Grassroots organizations everywhere have new energy. Many look to the state and federal 2018 elections as a reckoning.
The harder path will be to engage Trump voters with humility and respect. Some 2,068 of us on MDI and the near islands voted for Trump last November. If you think even 10 percent of these folks drop into some “basket of deplorables,” you don’t know where you live and should think about moving away. Trump voters on our islands pay their taxes, love their kids, serve on PTA, go to church, get their vegetables at Hannaford, root for the Sox and Pats, and catch some of what we eat. I learned to read and play football with the fathers of Trump voters here. They are friends and neighbors.
I’ll bet many of our 2,068 Trump voters saw him as a buffoon but still liked his disruptions. Some of them bought Fox on Clinton and at least hoped Trump meant some of what he seemed to promise about health care and jobs. Now they must consider what Trump will mean for them. Will he bring jobs Down East? Will he be good for the Gulf of Maine? What would his repeal-and-replace of Obamacare mean for our hospital and their health care? What would Trump-proposed tax reform do to their families?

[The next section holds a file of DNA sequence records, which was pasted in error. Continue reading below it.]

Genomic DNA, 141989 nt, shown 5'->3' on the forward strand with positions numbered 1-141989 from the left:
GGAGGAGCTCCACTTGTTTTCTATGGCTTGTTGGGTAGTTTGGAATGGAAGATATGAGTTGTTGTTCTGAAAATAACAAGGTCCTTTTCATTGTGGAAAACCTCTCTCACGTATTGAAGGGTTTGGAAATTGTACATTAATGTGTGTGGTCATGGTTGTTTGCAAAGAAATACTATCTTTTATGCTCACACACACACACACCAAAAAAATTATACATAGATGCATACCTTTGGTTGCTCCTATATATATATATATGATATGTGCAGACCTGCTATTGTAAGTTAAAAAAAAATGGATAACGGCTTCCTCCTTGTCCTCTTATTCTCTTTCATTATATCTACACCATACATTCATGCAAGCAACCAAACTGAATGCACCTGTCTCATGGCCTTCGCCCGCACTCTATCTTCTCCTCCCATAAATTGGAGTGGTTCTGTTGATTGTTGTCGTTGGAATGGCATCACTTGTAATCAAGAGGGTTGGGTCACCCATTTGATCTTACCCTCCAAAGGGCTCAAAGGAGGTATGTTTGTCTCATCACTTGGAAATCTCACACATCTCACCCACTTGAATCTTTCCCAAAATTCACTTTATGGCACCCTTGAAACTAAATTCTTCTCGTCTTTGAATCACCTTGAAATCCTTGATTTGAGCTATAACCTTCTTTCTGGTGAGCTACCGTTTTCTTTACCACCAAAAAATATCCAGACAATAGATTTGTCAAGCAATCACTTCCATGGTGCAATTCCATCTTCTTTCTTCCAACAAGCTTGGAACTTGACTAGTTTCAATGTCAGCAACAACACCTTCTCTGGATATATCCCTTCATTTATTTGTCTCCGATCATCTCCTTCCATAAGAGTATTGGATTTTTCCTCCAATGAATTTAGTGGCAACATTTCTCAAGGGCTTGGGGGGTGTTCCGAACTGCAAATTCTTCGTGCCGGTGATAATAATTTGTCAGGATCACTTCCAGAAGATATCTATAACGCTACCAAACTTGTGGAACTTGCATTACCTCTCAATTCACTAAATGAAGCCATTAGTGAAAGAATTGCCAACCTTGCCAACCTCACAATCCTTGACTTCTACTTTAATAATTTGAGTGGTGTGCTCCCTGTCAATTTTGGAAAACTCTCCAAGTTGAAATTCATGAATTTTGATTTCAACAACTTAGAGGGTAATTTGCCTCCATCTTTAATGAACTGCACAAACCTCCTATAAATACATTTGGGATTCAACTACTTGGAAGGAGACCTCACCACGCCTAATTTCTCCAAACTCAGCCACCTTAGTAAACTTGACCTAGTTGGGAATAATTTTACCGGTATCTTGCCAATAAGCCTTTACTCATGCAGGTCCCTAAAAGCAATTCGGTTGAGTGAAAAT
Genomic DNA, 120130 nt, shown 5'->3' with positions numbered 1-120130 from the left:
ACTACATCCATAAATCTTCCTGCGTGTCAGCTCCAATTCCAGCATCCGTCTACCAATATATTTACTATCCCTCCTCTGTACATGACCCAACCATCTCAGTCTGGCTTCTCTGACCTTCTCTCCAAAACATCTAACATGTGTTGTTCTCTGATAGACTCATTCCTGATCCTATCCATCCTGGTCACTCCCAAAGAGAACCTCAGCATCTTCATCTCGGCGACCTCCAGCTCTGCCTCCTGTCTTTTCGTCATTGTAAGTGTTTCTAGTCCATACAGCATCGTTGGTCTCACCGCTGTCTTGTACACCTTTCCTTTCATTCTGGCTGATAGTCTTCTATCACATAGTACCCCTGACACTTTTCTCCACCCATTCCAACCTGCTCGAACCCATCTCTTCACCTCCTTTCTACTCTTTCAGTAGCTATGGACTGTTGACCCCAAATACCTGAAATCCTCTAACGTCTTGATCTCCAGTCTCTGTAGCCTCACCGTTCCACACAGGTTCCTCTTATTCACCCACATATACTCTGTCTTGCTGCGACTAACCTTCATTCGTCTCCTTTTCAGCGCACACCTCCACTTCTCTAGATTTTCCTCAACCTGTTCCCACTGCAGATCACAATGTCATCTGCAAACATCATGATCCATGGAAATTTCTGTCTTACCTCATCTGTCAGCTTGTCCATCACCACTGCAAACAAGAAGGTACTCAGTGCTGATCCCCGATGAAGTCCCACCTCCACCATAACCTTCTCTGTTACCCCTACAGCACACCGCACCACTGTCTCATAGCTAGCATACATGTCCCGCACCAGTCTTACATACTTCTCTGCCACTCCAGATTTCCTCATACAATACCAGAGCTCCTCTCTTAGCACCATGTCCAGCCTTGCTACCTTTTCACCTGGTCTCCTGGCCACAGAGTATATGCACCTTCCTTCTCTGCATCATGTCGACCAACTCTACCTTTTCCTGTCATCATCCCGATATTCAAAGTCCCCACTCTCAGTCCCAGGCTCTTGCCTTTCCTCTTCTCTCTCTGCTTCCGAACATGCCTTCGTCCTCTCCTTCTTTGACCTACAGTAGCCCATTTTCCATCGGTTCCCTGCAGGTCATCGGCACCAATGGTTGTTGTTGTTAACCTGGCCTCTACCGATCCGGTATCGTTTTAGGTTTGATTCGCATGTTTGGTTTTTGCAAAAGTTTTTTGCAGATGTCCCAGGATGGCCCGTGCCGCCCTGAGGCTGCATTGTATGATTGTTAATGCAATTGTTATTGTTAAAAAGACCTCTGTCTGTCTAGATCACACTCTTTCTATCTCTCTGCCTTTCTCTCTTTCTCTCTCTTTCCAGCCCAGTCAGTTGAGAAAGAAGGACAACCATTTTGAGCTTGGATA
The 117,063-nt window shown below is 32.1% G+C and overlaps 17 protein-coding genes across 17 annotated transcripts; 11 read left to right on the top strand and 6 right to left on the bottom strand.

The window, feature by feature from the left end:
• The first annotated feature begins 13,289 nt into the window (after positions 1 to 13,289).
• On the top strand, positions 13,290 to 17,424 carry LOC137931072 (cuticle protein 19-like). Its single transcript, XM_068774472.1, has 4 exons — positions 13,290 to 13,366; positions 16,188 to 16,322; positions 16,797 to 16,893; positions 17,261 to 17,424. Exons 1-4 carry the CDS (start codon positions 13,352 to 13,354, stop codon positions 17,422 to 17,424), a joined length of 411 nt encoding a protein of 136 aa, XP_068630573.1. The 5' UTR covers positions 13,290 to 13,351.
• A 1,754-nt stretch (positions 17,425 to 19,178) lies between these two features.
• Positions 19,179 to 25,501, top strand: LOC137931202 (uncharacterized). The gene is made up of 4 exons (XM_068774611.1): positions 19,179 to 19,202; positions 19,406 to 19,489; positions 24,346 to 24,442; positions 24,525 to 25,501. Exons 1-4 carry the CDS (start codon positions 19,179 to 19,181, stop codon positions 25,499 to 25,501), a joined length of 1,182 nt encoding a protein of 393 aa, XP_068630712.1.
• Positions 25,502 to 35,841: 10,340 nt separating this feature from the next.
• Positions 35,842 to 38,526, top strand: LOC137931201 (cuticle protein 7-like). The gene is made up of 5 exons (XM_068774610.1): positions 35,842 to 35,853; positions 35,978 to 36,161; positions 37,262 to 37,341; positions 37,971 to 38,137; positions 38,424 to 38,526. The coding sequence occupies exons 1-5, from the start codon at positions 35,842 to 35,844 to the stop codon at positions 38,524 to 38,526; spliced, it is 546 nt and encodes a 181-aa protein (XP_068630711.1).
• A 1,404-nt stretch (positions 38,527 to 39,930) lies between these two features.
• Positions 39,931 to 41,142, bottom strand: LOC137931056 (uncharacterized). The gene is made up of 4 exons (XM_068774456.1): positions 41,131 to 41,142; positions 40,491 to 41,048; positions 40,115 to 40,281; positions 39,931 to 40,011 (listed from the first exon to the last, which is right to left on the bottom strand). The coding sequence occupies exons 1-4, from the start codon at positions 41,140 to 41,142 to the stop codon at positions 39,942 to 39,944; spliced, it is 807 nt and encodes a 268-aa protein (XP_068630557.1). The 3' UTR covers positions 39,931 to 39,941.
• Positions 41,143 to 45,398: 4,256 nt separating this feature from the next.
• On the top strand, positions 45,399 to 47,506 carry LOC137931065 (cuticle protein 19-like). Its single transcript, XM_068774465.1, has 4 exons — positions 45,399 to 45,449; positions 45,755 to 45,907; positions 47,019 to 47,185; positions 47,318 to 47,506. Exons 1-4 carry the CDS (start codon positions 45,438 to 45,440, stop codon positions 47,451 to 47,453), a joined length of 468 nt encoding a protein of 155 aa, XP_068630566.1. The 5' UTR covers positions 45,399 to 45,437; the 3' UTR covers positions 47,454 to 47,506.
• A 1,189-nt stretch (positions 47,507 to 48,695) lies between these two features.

Trump voters also will ask – and progressive Trump resisters must be able to answer – what the future Democratic Party offers that could make a difference in their lives and the life-chances of their kids.
The evolving Democratic Party must stand for a vision and program that will fundamentally reweight the tax burden and grow federal investment in public goods – health care, education, infrastructure, retraining, food security, environmental protection – that matter to the majority.
If you hope many Trump voters will conclude the man they backed is screwing them over and you think you have perspective to contribute as they rethink Trump, then earn the right to talk with them as a neighbor. Know enough about what Trump programs and policies would mean in our towns and local economy to make the case against them, but listen first, for a long time, to learn why your neighbors marked that box for Trump. I plan to. I’ve got good friends who voted for Trump. I hope to earn a welcome to learn from them.
Jack Russell is a political activist and resident of Mount Desert.